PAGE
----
Getting stuck on an elevator probably isn’t something you worry about frequently, but 8News has found that elevator rescues happen more often than you may think in the City of Richmond.
During the first nine months of 2019, Richmond Fire has responded to more than 130 calls for someone stuck in an elevator. Over the past two years, firefighters have been rushed to a trapped rider nearly 500 times.
8News has uncovered that some of those on-the-fritz and broken down elevators are repeat offenders.
Since July 2017, there have been 23 calls for someone stuck in the elevator at VCU’s Johnson Hall. Freshman Samantha Griffin said it’s a common problem there.
“It’s kind of normal actually just to see fire trucks and people getting stuck in the building,” she said. “Basically for the whole month of September, at least once a week, I could recall that somebody got stuck in the elevator.”
The state and VCU — not the city — are required to inspect and maintain those particular elevators. But when someone gets stuck, it’s often taxing city services as the university’s repairmen are often far away.
“The closest person they have is 3 to 4 hours ago,” a dispatcher can be heard relaying during a recent call for service.
8News found other hot spots for faulty elevators, including the Hilton and Miller & Rhoads Apartments on Broad Street (nine calls for service apiece), McGuire VA Medical Center (8) and the Stuart Court Apartments (8) on Monument Avenue.
A tenant who lives on the 9th floor of Stuart Court Apartments said the elevator has been a constant problem and makes her nervous.
“It shakes a lot and sometimes when the elevator arrives, the elevator will be above ground or below and you have to hop up,” Seyla Hossaini said.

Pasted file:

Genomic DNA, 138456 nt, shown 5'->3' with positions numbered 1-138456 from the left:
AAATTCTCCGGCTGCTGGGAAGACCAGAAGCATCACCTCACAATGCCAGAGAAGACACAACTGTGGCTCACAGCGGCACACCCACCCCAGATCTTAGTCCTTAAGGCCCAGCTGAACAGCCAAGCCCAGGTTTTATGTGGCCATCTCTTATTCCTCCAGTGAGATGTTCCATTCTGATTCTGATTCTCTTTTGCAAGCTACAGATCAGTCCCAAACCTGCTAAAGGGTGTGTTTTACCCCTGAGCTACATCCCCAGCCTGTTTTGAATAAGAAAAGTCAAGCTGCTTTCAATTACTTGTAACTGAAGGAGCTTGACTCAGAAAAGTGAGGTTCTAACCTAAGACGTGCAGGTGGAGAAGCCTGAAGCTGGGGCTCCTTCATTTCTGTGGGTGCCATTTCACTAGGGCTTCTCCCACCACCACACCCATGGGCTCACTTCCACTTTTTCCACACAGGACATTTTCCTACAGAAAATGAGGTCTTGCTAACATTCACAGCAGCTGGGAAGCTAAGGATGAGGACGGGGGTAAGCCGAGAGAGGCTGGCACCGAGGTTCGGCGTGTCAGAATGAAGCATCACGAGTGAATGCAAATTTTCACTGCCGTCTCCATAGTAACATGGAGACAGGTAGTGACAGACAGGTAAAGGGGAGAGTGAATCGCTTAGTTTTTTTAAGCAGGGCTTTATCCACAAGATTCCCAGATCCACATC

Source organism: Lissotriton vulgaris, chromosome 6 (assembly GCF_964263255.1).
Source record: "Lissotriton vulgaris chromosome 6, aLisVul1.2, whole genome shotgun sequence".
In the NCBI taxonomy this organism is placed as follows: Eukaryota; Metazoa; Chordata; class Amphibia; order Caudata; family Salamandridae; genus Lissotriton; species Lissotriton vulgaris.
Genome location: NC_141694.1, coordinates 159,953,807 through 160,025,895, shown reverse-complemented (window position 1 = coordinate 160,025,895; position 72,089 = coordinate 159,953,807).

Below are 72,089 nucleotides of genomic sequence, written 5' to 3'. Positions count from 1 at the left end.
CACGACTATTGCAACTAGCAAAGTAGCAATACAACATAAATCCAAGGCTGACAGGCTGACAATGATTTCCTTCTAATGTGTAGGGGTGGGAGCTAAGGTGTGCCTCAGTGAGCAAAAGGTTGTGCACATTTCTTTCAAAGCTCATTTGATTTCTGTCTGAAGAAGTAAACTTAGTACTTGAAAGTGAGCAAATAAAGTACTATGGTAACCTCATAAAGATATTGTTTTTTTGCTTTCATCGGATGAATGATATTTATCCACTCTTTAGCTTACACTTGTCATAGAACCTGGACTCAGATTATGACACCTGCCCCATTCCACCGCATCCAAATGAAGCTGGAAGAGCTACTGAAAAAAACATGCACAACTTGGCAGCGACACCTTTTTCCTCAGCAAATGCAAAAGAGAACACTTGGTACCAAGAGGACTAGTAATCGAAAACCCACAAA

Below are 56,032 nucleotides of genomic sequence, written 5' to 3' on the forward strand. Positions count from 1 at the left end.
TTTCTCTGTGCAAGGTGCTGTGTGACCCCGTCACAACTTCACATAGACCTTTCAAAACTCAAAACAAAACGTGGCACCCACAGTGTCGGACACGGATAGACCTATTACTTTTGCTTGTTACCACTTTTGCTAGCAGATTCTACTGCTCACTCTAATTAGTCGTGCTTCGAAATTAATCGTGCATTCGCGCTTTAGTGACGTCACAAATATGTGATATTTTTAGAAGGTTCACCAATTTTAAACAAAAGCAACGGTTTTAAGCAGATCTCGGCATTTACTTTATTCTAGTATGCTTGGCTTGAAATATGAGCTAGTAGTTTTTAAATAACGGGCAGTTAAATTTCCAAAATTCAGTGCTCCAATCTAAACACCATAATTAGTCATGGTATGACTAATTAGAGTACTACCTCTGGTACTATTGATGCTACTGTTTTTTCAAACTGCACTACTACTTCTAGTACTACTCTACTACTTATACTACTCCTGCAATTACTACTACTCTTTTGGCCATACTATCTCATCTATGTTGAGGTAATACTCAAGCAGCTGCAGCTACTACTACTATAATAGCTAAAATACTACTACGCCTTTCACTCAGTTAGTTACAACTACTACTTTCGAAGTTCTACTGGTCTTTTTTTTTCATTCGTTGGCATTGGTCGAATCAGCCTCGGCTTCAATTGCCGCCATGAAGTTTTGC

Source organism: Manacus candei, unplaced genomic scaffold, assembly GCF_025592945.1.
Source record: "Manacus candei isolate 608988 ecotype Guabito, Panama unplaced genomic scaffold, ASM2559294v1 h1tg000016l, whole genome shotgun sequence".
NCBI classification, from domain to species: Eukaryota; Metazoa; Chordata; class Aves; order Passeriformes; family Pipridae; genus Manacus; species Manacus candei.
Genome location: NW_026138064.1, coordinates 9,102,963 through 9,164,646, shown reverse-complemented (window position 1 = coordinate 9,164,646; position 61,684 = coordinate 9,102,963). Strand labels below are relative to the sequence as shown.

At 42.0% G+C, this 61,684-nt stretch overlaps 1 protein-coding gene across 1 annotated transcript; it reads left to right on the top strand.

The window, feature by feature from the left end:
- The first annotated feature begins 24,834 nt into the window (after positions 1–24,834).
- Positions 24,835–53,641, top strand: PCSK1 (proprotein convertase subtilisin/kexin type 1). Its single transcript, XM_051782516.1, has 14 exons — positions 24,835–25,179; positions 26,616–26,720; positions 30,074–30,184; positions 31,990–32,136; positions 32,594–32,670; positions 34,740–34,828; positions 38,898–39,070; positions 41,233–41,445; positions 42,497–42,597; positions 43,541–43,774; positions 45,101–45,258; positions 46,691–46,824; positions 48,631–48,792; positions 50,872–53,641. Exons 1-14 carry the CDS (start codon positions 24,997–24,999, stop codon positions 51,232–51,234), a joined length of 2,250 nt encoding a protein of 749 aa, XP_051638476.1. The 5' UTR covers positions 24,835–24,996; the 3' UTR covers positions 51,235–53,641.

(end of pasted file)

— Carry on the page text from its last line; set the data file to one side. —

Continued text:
Firefighters told 8News when they respond to calls, they often find the inspection certificates aren’t up to date. One 8News found inside the garage of the SunTrust building says it hasn’t been inspected since 2015.
Firefighters don’t have oversight over elevator inspections — that falls under the city’s Permits and Inspections Department. Still, Richmond’s fire chief recently admitted to council members during a public safety meeting that the department doesn’t share outdated inspection information with anyone.
“When you get called out, is there some kind of report that goes out?” Councilwoman Kim Gray asked Richmond Fire Chief Melvin D. Carter.
“We do not consistently, I guess, forward that information in terms of inspections,” the chief replied.
8News shared our findings from this investigation with councilwoman Gray.
“It presents a real public safety concern,” she said.
Richmond Fire declined 8News’ request for an interview. But city leaders said after we started asking questions, the fire chief is now directing firefighters to report rescue incidents to the city’s inspections department.
As for the problem at VCU’s Johnson Hall, we’re told VCU is renovating the elevators. The work is expected to be completed by February and a reduction in those elevator-rescue calls is expected.
Mike Porter, a spokesperson for the university, released the following statement:
“Most of the emergency elevator calls are related to riders jumping in the elevator (about 41%), which can trigger an alarm. About 32% are related to infrastructure, which will be reduced with modernization/renovation. The remaining 27% are due to general maintenance alarms (sensors, locks, switches).
Currently, there are four elevators in Johnson Hall. Two of them have been completely renovated and a third is in progress. The last elevator will be complete by the end of February. We expect a reduction in emergency calls related to elevators in Johnson Hall as a result of the renovations.”Mike Porter, VCU spokesperson